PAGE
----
Computation is just interpretable symbol manipulation; cognition isn't

Minds and Machines 4 (4):379-90 (1994)
Abstract
  Computation is interpretable symbol manipulation. Symbols are objects that are manipulated on the basis of rules operating only on theirshapes, which are arbitrary in relation to what they can be interpreted as meaning. Even if one accepts the Church/Turing Thesis that computation is unique, universal and very near omnipotent, not everything is a computer, because not everything can be given a systematic interpretation; and certainly everything can''t be givenevery systematic interpretation. But even after computers and computation have been successfully distinguished from other kinds of things, mental states will not just be the implementations of the right symbol systems, because of the symbol grounding problem: The interpretation of a symbol system is not intrinsic to the system; it is projected onto it by the interpreter. This is not true of our thoughts. We must accordingly be more than just computers. My guess is that the meanings of our symbols are grounded in the substrate of our robotic capacity to interact with that real world of objects, events and states of affairs that our symbols are systematically interpretable as being about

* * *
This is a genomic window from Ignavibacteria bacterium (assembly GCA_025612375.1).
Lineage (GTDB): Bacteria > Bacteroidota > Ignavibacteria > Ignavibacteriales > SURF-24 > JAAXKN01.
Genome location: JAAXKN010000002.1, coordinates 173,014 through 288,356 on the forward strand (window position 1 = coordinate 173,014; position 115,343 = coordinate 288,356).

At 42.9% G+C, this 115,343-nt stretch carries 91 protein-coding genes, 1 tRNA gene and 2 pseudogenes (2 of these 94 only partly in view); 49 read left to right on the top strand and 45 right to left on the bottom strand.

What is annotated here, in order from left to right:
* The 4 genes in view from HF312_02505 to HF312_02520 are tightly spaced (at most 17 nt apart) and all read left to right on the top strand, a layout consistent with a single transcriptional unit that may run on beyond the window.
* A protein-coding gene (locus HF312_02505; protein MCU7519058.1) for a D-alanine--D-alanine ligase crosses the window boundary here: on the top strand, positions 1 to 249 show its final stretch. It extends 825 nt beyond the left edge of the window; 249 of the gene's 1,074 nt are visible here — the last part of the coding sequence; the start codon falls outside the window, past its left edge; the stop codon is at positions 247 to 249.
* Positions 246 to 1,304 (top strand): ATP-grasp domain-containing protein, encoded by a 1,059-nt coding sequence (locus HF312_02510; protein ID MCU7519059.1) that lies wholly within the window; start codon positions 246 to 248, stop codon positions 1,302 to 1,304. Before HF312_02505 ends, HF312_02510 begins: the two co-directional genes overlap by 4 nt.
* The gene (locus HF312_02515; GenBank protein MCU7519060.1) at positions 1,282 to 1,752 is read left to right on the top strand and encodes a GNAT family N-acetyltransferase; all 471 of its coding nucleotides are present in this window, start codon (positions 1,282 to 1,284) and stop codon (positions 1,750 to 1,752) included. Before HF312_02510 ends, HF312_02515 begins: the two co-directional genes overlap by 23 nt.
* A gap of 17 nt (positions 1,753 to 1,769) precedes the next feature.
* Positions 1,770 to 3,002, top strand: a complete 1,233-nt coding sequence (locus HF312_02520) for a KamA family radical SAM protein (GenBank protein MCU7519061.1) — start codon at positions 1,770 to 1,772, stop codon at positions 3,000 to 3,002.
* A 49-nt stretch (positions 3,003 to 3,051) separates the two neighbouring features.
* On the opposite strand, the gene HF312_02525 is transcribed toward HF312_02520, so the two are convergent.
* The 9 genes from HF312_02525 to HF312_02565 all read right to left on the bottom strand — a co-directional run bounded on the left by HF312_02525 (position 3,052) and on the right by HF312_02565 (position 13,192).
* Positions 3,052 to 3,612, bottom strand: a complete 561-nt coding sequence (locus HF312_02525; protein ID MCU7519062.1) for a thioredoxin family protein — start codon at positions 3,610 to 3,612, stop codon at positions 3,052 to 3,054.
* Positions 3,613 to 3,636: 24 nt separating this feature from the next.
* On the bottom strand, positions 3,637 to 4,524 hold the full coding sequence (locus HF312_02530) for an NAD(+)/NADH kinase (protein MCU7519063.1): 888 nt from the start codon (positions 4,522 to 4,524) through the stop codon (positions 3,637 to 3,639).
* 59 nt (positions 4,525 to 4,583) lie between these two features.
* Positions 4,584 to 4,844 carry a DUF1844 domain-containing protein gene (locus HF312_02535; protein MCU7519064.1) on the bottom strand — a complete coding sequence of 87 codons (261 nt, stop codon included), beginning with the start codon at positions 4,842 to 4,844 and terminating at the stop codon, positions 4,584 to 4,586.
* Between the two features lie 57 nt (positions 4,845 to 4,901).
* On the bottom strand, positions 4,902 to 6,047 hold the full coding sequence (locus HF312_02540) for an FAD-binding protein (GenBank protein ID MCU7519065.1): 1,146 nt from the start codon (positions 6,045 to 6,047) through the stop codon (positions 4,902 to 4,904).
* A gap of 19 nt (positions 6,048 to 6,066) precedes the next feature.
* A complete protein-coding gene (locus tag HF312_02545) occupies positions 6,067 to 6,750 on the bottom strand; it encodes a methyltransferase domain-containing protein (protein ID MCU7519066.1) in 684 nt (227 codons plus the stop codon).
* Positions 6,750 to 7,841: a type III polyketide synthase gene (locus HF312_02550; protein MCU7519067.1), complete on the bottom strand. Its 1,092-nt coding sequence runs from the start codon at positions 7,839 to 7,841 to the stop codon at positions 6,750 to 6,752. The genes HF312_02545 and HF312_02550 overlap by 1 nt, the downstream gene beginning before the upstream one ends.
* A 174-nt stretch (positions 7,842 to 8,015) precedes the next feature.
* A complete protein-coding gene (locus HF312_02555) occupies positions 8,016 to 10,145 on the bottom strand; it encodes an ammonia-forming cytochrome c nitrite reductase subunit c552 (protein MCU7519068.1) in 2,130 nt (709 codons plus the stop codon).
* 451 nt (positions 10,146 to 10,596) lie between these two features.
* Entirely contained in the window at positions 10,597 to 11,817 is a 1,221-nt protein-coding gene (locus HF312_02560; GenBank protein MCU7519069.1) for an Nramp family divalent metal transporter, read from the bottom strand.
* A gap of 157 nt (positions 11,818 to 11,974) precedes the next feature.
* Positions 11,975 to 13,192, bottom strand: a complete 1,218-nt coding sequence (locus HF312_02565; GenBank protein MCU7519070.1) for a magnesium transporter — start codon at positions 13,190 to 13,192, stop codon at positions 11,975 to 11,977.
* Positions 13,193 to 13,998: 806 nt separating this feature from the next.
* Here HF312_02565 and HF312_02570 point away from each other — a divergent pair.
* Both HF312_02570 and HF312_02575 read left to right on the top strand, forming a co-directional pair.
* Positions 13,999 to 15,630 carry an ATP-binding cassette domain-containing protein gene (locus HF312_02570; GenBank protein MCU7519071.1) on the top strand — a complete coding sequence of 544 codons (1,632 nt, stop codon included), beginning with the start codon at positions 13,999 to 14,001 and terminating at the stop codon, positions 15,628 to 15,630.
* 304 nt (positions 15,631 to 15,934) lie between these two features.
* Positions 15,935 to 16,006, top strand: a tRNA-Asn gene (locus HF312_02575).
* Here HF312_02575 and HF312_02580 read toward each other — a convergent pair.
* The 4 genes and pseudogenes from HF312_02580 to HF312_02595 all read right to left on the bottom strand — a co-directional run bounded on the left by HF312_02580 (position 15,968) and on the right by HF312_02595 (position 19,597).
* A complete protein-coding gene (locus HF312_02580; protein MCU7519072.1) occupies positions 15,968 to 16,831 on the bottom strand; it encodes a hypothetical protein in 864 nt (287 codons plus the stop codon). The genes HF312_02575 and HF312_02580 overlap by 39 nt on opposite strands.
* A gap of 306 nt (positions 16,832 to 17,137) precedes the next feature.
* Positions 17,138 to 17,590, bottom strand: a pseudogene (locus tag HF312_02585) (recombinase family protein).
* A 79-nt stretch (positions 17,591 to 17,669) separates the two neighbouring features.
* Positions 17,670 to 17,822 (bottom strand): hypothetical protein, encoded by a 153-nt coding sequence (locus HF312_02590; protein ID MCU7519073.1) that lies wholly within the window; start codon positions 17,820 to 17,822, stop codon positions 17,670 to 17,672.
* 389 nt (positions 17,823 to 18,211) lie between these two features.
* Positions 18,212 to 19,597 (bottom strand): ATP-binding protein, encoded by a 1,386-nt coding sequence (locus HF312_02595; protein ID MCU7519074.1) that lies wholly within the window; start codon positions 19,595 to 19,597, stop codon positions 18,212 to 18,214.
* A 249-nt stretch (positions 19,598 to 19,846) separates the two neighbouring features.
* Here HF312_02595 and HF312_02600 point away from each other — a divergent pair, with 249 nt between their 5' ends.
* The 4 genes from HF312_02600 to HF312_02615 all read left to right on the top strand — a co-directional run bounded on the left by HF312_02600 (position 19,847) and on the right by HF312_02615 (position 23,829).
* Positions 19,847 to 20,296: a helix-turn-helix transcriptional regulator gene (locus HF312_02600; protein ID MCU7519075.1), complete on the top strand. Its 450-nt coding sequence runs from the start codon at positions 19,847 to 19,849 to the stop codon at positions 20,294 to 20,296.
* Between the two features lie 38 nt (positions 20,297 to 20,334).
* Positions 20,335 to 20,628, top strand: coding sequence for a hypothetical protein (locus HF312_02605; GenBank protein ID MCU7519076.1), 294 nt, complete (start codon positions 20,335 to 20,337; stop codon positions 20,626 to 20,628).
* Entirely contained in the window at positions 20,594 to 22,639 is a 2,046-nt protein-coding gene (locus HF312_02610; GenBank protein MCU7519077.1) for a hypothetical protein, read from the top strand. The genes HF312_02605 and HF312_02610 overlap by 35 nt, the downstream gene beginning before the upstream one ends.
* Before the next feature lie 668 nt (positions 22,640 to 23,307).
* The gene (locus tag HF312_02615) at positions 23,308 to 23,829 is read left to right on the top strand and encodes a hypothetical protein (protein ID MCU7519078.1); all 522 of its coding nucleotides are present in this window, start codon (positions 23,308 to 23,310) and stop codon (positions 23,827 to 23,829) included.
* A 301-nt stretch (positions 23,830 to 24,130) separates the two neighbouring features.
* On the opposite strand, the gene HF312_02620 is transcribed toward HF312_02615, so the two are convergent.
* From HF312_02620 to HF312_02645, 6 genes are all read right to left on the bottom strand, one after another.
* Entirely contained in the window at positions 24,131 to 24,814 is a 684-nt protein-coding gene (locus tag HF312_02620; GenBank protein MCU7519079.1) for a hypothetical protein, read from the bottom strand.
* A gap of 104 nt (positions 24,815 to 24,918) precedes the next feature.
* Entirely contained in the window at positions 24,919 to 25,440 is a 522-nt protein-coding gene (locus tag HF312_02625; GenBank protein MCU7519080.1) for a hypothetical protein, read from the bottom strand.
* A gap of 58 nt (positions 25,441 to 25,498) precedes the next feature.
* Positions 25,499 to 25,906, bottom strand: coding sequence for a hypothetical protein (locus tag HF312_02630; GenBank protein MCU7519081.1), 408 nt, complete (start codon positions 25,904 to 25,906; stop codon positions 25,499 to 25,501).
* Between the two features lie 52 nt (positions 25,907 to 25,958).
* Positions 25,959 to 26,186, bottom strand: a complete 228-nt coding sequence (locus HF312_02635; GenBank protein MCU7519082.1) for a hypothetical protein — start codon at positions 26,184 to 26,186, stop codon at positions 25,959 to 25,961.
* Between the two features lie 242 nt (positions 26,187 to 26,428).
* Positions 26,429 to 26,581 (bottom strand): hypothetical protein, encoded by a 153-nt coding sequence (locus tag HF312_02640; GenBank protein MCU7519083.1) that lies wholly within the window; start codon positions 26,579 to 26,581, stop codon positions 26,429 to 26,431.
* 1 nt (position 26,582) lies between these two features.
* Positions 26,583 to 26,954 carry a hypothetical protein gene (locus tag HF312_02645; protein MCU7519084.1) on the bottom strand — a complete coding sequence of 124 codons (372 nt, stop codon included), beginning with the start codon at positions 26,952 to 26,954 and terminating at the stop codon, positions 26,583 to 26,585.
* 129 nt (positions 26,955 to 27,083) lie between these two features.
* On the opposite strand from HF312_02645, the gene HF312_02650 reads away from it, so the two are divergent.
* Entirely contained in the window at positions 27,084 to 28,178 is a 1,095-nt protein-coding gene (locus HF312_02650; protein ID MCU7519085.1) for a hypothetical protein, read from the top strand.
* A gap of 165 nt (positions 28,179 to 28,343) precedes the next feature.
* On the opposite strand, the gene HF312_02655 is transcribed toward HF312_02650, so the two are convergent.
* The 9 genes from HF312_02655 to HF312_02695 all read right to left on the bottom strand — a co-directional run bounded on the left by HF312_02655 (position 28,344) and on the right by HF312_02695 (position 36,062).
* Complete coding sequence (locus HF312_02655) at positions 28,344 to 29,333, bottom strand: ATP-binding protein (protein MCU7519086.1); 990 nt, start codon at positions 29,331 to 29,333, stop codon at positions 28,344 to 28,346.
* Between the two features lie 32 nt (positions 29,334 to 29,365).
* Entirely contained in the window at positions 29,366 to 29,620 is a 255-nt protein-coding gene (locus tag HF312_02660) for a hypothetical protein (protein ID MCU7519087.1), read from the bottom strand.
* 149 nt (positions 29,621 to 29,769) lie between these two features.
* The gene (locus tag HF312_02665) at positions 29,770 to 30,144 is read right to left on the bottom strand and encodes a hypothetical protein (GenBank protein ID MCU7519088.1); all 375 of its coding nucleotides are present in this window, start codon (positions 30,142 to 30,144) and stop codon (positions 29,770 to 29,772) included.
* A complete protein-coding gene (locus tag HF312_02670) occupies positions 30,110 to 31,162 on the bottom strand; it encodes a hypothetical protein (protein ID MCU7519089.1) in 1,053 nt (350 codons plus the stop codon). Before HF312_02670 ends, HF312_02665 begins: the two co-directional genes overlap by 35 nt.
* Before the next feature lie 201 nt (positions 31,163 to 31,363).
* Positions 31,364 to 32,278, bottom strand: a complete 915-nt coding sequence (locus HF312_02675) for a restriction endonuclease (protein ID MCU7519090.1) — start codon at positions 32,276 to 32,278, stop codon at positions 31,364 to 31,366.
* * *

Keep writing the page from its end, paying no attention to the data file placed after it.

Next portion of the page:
Keywords Cognition  Computation  Quantum Theory  Science  Test  Turing, A
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References found in this work BETA
Alonzo Church (1944). Introduction to Mathematical Logic. London, H. Milford, Oxford University Press.
Stevan Harnad (1982). Consciousness: An Afterthought. Cognition and Brain Theory 5:29-47.

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Citations of this work BETA
Colin Hales (2011). On the Status of Computationalism as a Law of Nature. International Journal of Machine Consciousness 3 (01):55-89.
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